Language Selection

English French German Italian Portuguese Spanish

Book Review: Beginning C: From Novice to Professional

Filed under
Reviews

Ivor Horton is a beginner's best friend (Beginning C++ 6, Beginning Ansi C++, Beginning Java 2). And his Beginning C text is definitely no stranger to this forum as I reviewed the 3rd Edition in October 2004. What's new with the 4th Edition, and do you need it?

What's new and what's not?

As with the earlier editions, Horton still uses a command-line driven edit-compile-link-execute process. In fact, other than renaming one of chapters, the high-level content has not changed. At the publisher's Web site, you can view the book's current table of contents, download the source code, and read sample Chapter 1.

The examples still have a Windows/DOS feel, file names still point to the "C" drive, and the printing example still uses the 'stdprn' file handle. This isn't a criticism – just a statement of fact.

However, this 4th edition expects the reader to use a compiler conforming to the ISO/IEC 9899 standard – commonly referred to as C99. Horton isn't kidding about the C99 standard. A number of his examples fail miserably without a C99 compiler.

Full Story.



More in Tux Machines

UKSM Is Still Around For Data Deduplication Of The Linux Kernel

Several years back we wrote about Ultra Kernel Samepage Merging (UKSM) for data de-duplication within the Linux kernel for transparently scanning all application memory and de-duping it where possible. While the original developer is no longer active, a new developer has been maintaining the work and continues to support it on the latest Linux kernel releases. Read more

Why Dell’s gamble on Linux laptops has paid off

The whole juggernaut that is now Linux on Dell started as the brainchild of two core individuals, Barton George (Senior Principal Engineer) and Jared Dominguez (OS Architect and Linux Engineer). It was their vision that began it all back in 2012. It was long hours, uncertain futures and sheer belief that people really did want Linux laptops that sustained them. Here is the untold story of how Dell gained the top spot in preinstalled Linux on laptops. Where do you start when no one has ever really even touched such a concept? The duo did have some experience of the area before. George explained that the XPS and M3800 Linux developer’s laptops weren’t Dell’s first foray into Linux laptops. Those with long memories may remember Dell testing the waters for a brief while by having a Linux offering alongside Windows laptops. By their own admission it didn’t work out. “We misread the market,” commented George. Read more Also: New Entroware Aether Laptop for Linux Powered with Ubuntu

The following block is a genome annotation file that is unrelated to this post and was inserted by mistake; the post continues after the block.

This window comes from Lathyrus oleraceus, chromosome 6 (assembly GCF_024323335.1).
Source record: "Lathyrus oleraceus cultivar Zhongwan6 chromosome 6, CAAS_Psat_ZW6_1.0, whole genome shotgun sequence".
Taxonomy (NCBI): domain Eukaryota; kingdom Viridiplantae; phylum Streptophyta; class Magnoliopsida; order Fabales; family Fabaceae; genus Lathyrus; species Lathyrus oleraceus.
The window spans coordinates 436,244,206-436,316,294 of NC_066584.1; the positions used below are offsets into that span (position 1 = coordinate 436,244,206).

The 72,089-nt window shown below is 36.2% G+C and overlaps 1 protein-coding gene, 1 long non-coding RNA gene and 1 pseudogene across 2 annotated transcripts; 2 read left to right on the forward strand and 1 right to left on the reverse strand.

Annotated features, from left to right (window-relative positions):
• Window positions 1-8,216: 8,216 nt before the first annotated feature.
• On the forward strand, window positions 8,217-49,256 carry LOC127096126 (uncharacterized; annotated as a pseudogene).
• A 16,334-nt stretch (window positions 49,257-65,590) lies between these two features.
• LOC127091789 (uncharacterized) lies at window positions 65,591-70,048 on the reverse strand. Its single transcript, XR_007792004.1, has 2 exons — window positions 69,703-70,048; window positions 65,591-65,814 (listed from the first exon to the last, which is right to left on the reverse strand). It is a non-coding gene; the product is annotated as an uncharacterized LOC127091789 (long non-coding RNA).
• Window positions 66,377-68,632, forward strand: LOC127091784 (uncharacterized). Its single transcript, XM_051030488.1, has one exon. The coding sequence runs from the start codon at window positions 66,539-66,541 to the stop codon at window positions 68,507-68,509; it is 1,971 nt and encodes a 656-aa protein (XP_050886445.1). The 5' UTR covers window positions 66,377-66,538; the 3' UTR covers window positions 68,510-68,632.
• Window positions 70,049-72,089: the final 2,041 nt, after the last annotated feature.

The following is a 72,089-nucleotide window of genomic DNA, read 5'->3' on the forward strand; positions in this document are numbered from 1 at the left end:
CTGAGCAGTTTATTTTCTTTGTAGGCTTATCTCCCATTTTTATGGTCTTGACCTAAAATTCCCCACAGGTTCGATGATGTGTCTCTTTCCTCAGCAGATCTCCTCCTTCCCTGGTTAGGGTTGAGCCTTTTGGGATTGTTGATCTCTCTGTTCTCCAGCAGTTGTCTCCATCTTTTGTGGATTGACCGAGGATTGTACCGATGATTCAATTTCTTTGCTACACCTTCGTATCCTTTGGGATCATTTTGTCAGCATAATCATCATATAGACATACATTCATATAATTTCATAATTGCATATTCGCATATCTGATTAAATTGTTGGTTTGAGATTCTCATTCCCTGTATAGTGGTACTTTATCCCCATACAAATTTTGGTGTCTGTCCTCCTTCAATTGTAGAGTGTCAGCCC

A Short MATE Desktop 1.17 Review in February 2017

MATE 1.17 is a testing release, it has no official announcement like 1.16 stable release (odd = unstable, even = stable). But what made me interested is because Ubuntu MATE 17.04 includes it by default so I write this short review. The most fundamental news is about MATE Desktop is now completely ported to GTK+3 leaving behind GTK+2. You may be interested seeing few changes and I have tried Ubuntu MATE 17.04 Alpha 2 to review MATE 1.17 below. Enjoy MATE 1.17! Read more Also: What's up with the hate towards Freedesktop?

Linux Graphics